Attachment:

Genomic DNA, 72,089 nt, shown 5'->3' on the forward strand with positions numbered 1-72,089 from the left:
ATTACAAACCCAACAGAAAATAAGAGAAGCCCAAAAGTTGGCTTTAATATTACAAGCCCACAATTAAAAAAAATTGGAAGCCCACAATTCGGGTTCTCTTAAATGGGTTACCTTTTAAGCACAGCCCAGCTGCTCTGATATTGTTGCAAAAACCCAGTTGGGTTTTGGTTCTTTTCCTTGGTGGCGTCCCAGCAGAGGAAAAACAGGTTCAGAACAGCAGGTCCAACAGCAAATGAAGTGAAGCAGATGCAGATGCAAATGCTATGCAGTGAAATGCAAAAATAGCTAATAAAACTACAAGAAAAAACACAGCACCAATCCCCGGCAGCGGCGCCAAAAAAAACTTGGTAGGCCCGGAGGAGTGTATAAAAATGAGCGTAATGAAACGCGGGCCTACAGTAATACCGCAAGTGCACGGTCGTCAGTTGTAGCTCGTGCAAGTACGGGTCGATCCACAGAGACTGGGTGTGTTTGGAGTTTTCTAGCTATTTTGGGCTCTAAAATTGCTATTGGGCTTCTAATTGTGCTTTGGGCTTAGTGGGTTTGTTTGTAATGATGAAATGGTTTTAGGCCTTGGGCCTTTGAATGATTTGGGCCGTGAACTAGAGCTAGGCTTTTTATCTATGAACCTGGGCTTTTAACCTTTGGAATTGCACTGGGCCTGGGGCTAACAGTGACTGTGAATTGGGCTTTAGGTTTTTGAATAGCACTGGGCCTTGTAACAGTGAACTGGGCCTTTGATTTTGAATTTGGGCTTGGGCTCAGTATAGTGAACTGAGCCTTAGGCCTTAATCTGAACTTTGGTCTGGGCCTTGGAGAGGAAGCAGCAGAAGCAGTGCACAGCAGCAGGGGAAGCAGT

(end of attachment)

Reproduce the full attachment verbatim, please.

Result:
Genomic DNA, 72,089 nt, shown 5'->3' on the forward strand with positions numbered 1-72,089 from the left:
ATTACAAACCCAACAGAAAATAAGAGAAGCCCAAAAGTTGGCTTTAATATTACAAGCCCACAATTAAAAAAAATTGGAAGCCCACAATTCGGGTTCTCTTAAATGGGTTACCTTTTAAGCACAGCCCAGCTGCTCTGATATTGTTGCAAAAACCCAGTTGGGTTTTGGTTCTTTTCCTTGGTGGCGTCCCAGCAGAGGAAAAACAGGTTCAGAACAGCAGGTCCAACAGCAAATGAAGTGAAGCAGATGCAGATGCAAATGCTATGCAGTGAAATGCAAAAATAGCTAATAAAACTACAAGAAAAAACACAGCACCAATCCCCGGCAGCGGCGCCAAAAAAAACTTGGTAGGCCCGGAGGAGTGTATAAAAATGAGCGTAATGAAACGCGGGCCTACAGTAATACCGCAAGTGCACGGTCGTCAGTTGTAGCTCGTGCAAGTACGGGTCGATCCACAGAGACTGGGTGTGTTTGGAGTTTTCTAGCTATTTTGGGCTCTAAAATTGCTATTGGGCTTCTAATTGTGCTTTGGGCTTAGTGGGTTTGTTTGTAATGATGAAATGGTTTTAGGCCTTGGGCCTTTGAATGATTTGGGCCGTGAACTAGAGCTAGGCTTTTTATCTATGAACCTGGGCTTTTAACCTTTGGAATTGCACTGGGCCTGGGGCTAACAGTGACTGTGAATTGGGCTTTAGGTTTTTGAATAGCACTGGGCCTTGTAACAGTGAACTGGGCCTTTGATTTTGAATTTGGGCTTGGGCTCAGTATAGTGAACTGAGCCTTAGGCCTTAATCTGAACTTTGGTCTGGGCCTTGGAGAGGAAGCAGCAGAAGCAGTGCACAGCAGCAGGGGAAGCAGT